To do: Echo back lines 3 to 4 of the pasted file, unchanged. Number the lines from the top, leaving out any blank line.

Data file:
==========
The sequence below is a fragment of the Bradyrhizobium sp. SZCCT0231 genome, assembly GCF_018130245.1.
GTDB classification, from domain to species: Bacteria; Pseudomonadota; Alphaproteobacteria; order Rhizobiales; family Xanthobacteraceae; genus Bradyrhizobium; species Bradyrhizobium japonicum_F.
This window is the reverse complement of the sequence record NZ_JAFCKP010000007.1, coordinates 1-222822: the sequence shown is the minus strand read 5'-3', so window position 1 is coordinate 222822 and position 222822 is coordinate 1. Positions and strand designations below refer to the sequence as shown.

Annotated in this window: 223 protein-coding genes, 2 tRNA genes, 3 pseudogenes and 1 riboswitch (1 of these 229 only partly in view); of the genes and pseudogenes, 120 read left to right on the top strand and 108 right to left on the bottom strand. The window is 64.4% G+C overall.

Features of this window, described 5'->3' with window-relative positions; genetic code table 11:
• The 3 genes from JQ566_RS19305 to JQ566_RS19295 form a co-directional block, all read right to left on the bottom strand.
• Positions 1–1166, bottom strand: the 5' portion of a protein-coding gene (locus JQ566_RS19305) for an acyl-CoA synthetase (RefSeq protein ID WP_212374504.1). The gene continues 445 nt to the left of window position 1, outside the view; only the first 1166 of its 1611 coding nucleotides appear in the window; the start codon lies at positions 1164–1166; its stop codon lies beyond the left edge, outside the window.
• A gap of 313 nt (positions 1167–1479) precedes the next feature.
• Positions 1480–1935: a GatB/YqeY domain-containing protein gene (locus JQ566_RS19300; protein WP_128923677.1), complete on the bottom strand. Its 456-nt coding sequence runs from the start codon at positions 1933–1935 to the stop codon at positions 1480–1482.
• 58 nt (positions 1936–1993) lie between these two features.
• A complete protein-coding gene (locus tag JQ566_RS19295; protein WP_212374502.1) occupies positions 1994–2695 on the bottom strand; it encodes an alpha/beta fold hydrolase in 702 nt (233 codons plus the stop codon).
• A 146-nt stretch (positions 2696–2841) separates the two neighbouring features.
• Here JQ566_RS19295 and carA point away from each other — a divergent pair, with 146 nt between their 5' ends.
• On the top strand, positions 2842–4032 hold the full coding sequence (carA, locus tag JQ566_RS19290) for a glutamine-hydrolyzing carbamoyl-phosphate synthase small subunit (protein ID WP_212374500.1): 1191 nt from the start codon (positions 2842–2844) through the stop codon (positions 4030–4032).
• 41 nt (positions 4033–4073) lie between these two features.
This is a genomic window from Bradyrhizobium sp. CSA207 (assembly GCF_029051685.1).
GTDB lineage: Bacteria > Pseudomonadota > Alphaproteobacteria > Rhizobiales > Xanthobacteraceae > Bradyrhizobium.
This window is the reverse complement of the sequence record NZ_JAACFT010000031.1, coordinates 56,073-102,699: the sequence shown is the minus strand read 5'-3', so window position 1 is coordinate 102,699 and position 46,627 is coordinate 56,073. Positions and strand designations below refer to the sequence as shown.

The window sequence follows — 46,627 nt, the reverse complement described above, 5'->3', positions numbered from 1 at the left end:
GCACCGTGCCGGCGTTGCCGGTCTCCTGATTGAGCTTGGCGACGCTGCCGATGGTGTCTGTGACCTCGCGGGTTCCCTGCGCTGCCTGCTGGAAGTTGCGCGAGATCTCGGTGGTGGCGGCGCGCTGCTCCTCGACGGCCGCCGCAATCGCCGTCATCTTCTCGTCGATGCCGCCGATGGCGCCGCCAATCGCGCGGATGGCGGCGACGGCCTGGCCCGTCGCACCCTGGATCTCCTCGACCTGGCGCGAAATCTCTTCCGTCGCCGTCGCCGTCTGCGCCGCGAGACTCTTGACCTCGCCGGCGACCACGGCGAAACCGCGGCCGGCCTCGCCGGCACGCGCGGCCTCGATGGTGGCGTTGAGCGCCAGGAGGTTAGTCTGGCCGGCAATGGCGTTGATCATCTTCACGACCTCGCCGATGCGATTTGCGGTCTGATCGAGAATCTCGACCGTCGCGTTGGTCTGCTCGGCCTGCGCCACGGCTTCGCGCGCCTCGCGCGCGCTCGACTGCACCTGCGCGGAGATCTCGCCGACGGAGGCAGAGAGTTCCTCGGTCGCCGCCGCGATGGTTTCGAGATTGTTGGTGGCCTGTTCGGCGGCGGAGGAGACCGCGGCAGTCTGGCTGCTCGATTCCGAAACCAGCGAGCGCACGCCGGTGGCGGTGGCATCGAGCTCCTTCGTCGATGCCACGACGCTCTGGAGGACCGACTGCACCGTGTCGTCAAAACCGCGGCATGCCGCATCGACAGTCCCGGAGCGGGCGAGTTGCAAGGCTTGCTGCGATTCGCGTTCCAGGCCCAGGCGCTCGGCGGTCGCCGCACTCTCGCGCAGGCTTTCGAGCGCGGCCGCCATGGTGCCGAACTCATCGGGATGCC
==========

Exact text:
This window is the reverse complement of the sequence record NZ_JAFCKP010000007.1, coordinates 1-222822: the sequence shown is the minus strand read 5'-3', so window position 1 is coordinate 222822 and position 222822 is coordinate 1. Positions and strand designations below refer to the sequence as shown.

Annotated in this window: 223 protein-coding genes, 2 tRNA genes, 3 pseudogenes and 1 riboswitch (1 of these 229 only partly in view); of the genes and pseudogenes, 120 read left to right on the top strand and 108 right to left on the bottom strand. The window is 64.4% G+C overall.